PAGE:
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The  black  and white  camera  work,  the  sparse  setting,  the  claustrophobia  inducing  nature  of  the  settings,  all  in  a way   de glamorizing  the  war.  What  Kubrick  is  essentially  doing  here  is  to  strip  away all  the  glory, mysterious  romance  associated  with  the  military,  and  show  case it  as  is,  a  drab, dull,  bureaucratic  place,  filled with  boredom and  meaninglessness  most of  the  time.   The  fact  is  underscored  by  the  second  setting  of  the  movie,  the  interior  of  a  B 52  bomber,  one  of  the  many  deployed  by  the  US  Govt,  which is  around  2 hrs  from Russia.  The  paranoia  of  the  Govt  however  does  not  seem to be shared  by the  rather  bored  crew  sitting in the  bomber, the  commander  Maj  T.J. “King”  Kong,   a  dim witted,   brutish looking  Texan  who  is  more  interested in the Playboy  magazine  than anything  else.   One of  the  crew members   Radio  Lt   Godie  Goldberg, is munching sandwiches,  while  another  just  shuffles  some cards along.   This  is  one  of  the  best  scenes  in the  movie.   King  Kong  receives  the  Plan  R  orders,  and  he  initially  feels  its  just  another  joke by  his bored  crew  members.    And then   Kong   shifts  from  his  bored demeanor,  satirizing  the  style  of   heroes  in  Hollywood  war  movies,    as  it  pokes  fun  at  one  of  the  most  used  cliches  in  Hollywood  war  movies,  the  hero  giving  the  patriotic  speech to his  men,  before  the war.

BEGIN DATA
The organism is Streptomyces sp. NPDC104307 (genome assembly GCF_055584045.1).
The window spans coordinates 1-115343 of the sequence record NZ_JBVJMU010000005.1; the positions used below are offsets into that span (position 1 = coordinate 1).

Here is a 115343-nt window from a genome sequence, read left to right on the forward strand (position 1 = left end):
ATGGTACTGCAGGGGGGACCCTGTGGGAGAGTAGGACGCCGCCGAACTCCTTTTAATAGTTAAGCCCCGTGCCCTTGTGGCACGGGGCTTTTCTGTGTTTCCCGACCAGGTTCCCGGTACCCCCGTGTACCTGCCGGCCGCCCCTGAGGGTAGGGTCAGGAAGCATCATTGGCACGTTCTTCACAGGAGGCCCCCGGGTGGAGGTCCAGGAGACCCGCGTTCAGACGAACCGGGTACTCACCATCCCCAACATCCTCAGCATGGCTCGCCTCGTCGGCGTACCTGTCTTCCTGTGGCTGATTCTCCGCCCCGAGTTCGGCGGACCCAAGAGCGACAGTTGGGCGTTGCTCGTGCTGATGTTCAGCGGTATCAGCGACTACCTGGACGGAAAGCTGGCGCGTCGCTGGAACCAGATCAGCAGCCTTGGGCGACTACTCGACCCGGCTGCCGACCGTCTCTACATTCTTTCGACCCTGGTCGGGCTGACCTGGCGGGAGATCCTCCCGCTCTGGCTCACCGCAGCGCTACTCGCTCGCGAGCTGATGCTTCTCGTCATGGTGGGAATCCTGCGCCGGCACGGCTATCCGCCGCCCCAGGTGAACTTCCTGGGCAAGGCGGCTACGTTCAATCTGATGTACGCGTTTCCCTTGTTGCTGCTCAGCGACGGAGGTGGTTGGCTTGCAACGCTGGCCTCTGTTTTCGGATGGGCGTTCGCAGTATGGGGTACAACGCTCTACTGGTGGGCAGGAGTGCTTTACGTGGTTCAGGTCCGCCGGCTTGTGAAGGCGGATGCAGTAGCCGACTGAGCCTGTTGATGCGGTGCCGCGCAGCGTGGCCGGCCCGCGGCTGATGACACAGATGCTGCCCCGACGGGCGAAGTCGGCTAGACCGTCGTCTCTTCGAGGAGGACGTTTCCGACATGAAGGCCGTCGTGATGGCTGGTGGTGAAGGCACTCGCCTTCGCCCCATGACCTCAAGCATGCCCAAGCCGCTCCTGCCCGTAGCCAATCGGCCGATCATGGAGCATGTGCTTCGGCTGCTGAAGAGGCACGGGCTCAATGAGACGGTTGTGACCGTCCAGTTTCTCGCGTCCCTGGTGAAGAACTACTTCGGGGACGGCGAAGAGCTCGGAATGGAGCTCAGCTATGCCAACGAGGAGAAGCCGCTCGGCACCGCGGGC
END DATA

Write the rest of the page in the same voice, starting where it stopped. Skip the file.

Now look, boys. I ain’t much of a hand at makin’ speeches. But I got a pretty fair idea that somethin’ doggoned important’s going on back there. And I got a fair idea of the kind of personal emotions that some of you fellas may be thinkin’. Heck, I reckon you wouldn’t even be human beins if you didn’t have some pretty strong personal feelings about nuclear combat. But I want you to remember one thing – the folks back home is a countin’ on ya, and by golly, we ain’t about to let ‘em down. Tell ya somethin’ else – this thing turns out to be half as important as I figure it just might be, I’d say that you’re all in line for some important promotions an’ personal citations when this thing’s over with. That goes for every last one of ya, regardless of your race, color, or your creed. Now, let’s get this thing on the hump. We got some flyin’ to do.
As  King  Kong  delivers  his  “inspirational  speech”,  the  camera  now  immediately  cuts  to the  hotel suite of  Gen  “Buck”  Turgidson( George  C Scott), the  hawkish,  pleasure loving  general,  having a  jaunt  with  his  pretty, brunette  secretary   Ms. Scott( Tracy  Reed),  also  doubling  up  as  his  mistress.    Turgidson  gets  the call  about  Plan R,  and that’s  where  you  get  to  hear on the  movie’s  many  sexual  innuendoes.